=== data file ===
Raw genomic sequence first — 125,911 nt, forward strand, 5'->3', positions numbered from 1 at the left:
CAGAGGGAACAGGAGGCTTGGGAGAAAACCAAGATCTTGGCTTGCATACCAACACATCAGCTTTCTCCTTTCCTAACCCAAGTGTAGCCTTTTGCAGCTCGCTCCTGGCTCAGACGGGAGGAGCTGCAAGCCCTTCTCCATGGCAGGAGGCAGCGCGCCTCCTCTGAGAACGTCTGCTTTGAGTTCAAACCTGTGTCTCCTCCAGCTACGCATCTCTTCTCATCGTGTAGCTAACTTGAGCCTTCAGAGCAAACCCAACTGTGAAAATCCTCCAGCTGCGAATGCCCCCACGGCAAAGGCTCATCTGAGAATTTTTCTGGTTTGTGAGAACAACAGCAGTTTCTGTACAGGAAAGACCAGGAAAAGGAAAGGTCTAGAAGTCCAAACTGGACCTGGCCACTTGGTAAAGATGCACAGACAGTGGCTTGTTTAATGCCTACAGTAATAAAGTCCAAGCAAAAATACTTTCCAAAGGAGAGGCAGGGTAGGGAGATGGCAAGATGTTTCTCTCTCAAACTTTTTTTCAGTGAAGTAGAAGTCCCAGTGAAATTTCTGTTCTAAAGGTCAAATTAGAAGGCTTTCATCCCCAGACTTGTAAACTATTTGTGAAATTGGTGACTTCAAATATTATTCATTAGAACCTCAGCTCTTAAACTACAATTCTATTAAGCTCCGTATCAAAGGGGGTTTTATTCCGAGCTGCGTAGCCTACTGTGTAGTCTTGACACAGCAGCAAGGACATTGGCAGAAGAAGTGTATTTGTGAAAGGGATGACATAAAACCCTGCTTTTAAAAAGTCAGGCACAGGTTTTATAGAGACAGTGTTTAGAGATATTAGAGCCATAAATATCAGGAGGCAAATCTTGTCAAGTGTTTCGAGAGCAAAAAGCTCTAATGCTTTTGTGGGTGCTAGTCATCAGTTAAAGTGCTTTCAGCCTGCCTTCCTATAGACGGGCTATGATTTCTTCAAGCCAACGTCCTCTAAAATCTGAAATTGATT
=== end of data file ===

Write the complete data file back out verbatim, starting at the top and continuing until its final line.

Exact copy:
Raw genomic sequence first — 125,911 nt, forward strand, 5'->3', positions numbered from 1 at the left:
CAGAGGGAACAGGAGGCTTGGGAGAAAACCAAGATCTTGGCTTGCATACCAACACATCAGCTTTCTCCTTTCCTAACCCAAGTGTAGCCTTTTGCAGCTCGCTCCTGGCTCAGACGGGAGGAGCTGCAAGCCCTTCTCCATGGCAGGAGGCAGCGCGCCTCCTCTGAGAACGTCTGCTTTGAGTTCAAACCTGTGTCTCCTCCAGCTACGCATCTCTTCTCATCGTGTAGCTAACTTGAGCCTTCAGAGCAAACCCAACTGTGAAAATCCTCCAGCTGCGAATGCCCCCACGGCAAAGGCTCATCTGAGAATTTTTCTGGTTTGTGAGAACAACAGCAGTTTCTGTACAGGAAAGACCAGGAAAAGGAAAGGTCTAGAAGTCCAAACTGGACCTGGCCACTTGGTAAAGATGCACAGACAGTGGCTTGTTTAATGCCTACAGTAATAAAGTCCAAGCAAAAATACTTTCCAAAGGAGAGGCAGGGTAGGGAGATGGCAAGATGTTTCTCTCTCAAACTTTTTTTCAGTGAAGTAGAAGTCCCAGTGAAATTTCTGTTCTAAAGGTCAAATTAGAAGGCTTTCATCCCCAGACTTGTAAACTATTTGTGAAATTGGTGACTTCAAATATTATTCATTAGAACCTCAGCTCTTAAACTACAATTCTATTAAGCTCCGTATCAAAGGGGGTTTTATTCCGAGCTGCGTAGCCTACTGTGTAGTCTTGACACAGCAGCAAGGACATTGGCAGAAGAAGTGTATTTGTGAAAGGGATGACATAAAACCCTGCTTTTAAAAAGTCAGGCACAGGTTTTATAGAGACAGTGTTTAGAGATATTAGAGCCATAAATATCAGGAGGCAAATCTTGTCAAGTGTTTCGAGAGCAAAAAGCTCTAATGCTTTTGTGGGTGCTAGTCATCAGTTAAAGTGCTTTCAGCCTGCCTTCCTATAGACGGGCTATGATTTCTTCAAGCCAACGTCCTCTAAAATCTGAAATTGATT